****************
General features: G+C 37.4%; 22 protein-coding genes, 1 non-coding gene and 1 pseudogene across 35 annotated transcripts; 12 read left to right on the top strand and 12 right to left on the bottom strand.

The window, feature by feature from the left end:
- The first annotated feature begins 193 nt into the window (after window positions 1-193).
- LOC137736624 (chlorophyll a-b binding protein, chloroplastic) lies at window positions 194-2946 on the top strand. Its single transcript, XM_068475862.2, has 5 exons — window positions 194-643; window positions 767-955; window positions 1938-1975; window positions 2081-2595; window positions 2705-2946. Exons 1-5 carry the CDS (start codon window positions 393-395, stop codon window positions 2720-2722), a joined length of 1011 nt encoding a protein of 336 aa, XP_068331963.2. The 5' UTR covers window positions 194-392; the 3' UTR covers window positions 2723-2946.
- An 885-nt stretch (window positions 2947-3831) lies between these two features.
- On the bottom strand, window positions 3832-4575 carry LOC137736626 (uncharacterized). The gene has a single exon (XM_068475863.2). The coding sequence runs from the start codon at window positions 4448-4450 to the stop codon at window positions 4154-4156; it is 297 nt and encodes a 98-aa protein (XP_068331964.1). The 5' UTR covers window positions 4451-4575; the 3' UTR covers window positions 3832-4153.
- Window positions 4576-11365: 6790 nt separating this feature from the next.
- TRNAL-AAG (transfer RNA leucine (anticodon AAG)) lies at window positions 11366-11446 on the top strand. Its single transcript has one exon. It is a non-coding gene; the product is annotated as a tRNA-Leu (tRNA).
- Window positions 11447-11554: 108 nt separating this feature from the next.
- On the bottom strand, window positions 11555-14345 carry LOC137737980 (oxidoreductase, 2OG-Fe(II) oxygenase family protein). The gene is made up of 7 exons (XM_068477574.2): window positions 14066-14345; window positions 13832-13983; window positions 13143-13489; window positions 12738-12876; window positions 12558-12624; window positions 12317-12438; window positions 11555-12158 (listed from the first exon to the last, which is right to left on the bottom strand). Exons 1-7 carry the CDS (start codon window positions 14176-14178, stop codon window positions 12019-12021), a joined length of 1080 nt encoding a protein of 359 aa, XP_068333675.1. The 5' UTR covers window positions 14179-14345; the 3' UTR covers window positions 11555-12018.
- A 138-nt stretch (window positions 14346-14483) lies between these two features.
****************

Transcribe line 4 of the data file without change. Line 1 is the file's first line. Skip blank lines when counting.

- LOC137736624 (chlorophyll a-b binding protein, chloroplastic) lies at window positions 194-2946 on the top strand. Its single transcript, XM_068475862.2, has 5 exons — window positions 194-643; window positions 767-955; window positions 1938-1975; window positions 2081-2595; window positions 2705-2946. Exons 1-5 carry the CDS (start codon window positions 393-395, stop codon window positions 2720-2722), a joined length of 1011 nt encoding a protein of 336 aa, XP_068331963.2. The 5' UTR covers window positions 194-392; the 3' UTR covers window positions 2723-2946.